Are you old enough to remember comedian Flip Wilson's old line, "The devil made me do it"? Here was this character who had obviously done something bad. But instead of taking the blame, he pointed an accusing finger at "the devil."
Are you old enough to remember comedian Flip Wilson's old line, "The devil made me do it"? Here was this character who had obviously done something bad. But instead of taking the blame, he pointed an accusing finger at "the devil." Why did we laugh? We weren't just laughing at his hilarious routines; we were laughing at ourselves—at one of our favorite indoor games: The Blame Game. And since he is altogether wicked and invisible and unable to challenge our accusation in audible tones, there's no better scapegoat than old Lucifer himself.
But when this practice becomes a daily habit, it stops being funny and starts being phony. It's when we become escape artists, dodging the responsibility of our own disobedience, that we carry the thing too far. Not just blaming Satan for every evil action, but finding him in every nook and cranny . . . thinking he is the subtle force behind all wicked events and encounters. It's the age-old conspiracy mentality.
There are those, for example, who see and hear the devil in certain types of music. They tell us to play the tapes backwards and we can hear the subliminal satanic message . . . which seems a lot like reading a book in a mirror to detect its evil connotation. Strange. They warn us against Proctor and Gamble because the beard of a face in the tiny logo includes 666. Don't laugh. So many believed this that the company was forced to spend a fortune trying to combat fears of a satanic connection.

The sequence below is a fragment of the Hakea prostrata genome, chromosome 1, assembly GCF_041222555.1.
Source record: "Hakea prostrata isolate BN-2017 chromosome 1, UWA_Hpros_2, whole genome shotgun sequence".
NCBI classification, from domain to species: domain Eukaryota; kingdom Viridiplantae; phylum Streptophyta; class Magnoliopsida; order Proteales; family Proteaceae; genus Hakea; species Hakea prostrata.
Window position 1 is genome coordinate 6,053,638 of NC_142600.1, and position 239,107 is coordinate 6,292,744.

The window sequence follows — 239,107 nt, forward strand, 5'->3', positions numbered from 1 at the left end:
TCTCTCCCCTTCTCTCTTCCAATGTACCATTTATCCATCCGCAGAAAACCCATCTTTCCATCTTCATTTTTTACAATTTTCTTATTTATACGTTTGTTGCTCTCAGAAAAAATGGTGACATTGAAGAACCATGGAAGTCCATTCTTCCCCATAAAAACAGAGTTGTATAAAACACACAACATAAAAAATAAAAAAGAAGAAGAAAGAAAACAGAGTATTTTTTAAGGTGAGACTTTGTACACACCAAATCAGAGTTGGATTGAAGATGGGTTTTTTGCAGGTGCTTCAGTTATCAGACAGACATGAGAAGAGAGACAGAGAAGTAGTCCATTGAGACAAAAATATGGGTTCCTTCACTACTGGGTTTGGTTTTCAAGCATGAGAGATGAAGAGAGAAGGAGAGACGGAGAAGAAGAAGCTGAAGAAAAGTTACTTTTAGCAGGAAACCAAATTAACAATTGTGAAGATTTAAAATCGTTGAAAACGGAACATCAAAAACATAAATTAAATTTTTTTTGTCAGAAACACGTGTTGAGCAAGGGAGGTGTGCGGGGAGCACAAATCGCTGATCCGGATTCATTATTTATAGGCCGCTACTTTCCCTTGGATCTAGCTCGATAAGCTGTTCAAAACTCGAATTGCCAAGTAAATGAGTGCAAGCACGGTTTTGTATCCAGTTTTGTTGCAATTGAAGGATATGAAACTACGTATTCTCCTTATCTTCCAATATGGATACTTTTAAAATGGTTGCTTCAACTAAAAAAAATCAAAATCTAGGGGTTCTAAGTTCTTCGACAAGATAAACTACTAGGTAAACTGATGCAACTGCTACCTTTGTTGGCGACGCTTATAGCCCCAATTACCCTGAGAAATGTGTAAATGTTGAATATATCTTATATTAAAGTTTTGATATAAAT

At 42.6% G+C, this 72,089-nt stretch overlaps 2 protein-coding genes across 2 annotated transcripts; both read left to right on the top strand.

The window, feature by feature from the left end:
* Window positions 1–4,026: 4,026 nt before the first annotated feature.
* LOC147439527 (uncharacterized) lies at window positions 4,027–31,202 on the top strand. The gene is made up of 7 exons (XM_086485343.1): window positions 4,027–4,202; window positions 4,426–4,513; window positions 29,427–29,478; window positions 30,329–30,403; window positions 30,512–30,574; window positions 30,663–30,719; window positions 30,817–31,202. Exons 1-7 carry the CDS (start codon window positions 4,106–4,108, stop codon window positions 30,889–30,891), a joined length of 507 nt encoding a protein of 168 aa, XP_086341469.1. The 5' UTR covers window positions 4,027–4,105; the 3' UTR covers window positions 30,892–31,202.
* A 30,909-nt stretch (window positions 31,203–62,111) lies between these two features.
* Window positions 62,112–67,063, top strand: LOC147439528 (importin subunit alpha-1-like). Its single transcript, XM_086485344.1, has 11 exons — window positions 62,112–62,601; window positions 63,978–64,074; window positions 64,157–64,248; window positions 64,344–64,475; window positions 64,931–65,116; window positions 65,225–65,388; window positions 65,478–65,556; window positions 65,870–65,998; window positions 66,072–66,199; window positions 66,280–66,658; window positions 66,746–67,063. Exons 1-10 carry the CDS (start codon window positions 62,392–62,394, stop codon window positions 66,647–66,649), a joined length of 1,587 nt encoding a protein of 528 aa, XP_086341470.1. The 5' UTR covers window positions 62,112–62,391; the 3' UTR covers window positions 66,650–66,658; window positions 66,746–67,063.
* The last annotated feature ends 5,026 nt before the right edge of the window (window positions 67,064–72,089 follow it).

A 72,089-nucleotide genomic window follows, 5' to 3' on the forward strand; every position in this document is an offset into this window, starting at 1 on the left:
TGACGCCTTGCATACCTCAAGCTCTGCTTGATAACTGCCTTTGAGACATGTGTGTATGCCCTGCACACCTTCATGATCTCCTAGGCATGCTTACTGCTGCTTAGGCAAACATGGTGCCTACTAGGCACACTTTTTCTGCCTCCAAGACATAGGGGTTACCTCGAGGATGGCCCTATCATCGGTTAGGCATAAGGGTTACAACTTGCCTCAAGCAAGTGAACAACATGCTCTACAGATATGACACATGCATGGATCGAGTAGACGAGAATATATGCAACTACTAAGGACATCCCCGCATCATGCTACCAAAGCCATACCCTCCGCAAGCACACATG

You and I know there is a devil and a host of demons. There is an authentic "prince of the power of the air," whose sole goal is to infect and influence with evil. He is on the prowl (1 Pet. 5:8), diabolical in nature and deceptive in method (2 Cor. 11:3). He is responsible for much wickedness, but not all of it—there's also the world and the flesh, remember (1 John 2:15–16). If he cannot get us entrapped in one extreme, where he's an imaginary prankster with horns, pitchfork, and red long johns . . . then it's the other, where he's everywhere, in everything, embodying everyone, and we start listening to music backwards and sniffing out signs of 666 in labels, license plates, and leaders.
C'mon, Christian, let's wise up. We look foolish enough in the eyes of the lost without giving them fuel for the fire. Leave the funny stuff for the comedians and the phony stuff for fanatics. We've got our hands full maintaining a sensible balance on the tightrope of truth. For if there's one thing the devil can't stand, it's the truth.
Some people spend so much time looking for what isn't there that they fail to see what is.